Translated by Jessica Sequeira.
Camondo, a painter, wakes up one morning in his studio with his head missing, it having been yanked from his body the night before by Marieta, a model. This is a punishment from the gods, who have already taken away his artistic talent. Now, mysteriously resurrected but not quite intact, Camondo wanders about a seaside town wearing a Franciscan habit stolen from church in an attempt to disguise himself.
Published posthumously, When I Think of My Missing Head, by the Chilean painter and novelist Adolfo Couve, here translated for the first time into English by Jessica Sequeira, is a phantasmagorical literary experiment, an existential puzzle with pieces that fit together by secret logic. With tones that are gothic and surrealist, symbolist and magical, this is a highly original work of terror and fantasia.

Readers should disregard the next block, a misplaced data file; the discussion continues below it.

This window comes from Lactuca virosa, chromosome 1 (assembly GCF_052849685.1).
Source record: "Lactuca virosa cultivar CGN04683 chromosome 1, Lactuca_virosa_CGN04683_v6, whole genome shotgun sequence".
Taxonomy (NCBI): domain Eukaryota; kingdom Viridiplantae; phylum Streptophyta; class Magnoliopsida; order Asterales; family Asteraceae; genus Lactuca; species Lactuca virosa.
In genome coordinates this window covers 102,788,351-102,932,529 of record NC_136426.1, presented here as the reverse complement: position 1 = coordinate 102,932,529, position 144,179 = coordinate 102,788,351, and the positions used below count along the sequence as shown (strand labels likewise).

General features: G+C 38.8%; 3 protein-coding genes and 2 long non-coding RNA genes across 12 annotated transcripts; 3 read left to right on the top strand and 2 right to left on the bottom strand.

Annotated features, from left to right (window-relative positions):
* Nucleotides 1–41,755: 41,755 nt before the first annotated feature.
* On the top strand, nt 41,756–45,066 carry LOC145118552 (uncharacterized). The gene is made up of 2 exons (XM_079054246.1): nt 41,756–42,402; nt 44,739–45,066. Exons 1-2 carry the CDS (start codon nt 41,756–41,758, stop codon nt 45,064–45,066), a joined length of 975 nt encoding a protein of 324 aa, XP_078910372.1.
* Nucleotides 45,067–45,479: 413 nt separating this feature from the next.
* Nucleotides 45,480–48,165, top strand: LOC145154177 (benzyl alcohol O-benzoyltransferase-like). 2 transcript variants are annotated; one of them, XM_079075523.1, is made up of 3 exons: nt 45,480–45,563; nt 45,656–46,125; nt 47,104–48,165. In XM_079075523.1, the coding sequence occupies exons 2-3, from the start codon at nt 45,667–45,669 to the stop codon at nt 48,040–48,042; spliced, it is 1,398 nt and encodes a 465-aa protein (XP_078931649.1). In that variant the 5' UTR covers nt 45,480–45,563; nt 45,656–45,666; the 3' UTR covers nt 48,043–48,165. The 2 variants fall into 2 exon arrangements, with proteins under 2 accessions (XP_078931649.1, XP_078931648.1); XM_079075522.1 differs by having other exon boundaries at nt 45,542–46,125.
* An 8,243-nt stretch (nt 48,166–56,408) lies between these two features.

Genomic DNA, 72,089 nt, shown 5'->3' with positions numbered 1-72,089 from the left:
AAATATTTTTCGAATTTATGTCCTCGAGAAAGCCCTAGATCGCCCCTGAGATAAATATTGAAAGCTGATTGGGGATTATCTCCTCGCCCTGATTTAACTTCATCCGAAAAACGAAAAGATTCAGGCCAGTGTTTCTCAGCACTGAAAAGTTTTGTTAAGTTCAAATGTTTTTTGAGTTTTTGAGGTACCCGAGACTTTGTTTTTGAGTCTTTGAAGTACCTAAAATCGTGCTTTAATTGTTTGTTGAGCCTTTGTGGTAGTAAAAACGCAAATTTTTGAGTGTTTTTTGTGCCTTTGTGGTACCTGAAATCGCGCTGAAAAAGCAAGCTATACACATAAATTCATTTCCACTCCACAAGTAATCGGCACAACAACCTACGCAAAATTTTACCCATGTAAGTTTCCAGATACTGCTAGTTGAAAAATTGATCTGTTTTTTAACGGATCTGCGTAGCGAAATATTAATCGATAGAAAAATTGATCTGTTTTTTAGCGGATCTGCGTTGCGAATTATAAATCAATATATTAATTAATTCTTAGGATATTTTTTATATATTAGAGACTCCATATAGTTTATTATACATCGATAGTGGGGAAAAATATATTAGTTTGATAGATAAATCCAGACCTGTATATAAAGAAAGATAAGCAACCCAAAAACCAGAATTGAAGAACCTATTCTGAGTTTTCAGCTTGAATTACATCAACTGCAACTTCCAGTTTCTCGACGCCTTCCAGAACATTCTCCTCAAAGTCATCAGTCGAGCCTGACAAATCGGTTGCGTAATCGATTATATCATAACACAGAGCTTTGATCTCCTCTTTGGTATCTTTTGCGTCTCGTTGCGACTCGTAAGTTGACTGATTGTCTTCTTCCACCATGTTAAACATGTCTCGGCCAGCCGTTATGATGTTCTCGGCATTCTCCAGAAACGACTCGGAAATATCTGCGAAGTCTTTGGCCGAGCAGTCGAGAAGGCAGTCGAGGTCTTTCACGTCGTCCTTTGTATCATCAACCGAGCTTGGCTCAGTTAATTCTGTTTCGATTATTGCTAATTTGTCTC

Adolfo Couve (Valparaíso, Chile, 1940 - Cartagena, Chile, 1998) trained to be a painter at the School of Fine Arts at the University of Chile, following this with studies at the Art Students League in New York and the École nationale supérieure des Beaux-Arts in Paris. He taught aesthetics and art history at the University of Chile for over thirty years. Already a successful painter, he embarked on a literary career characterized by long periods of silence and the search for perfection. Beginning in 1965, the publication of his first book, he went back and forth from painting to literature. His work includes the novels Alamiro (1965), En los desórdenes de junio (1968), El picadero (1974), La lección de pintura (1979), El pasaje / La copia de yeso (1989), Balneario (1993), La comedia del arte (1995) and Cuarteto de la infancia (1996).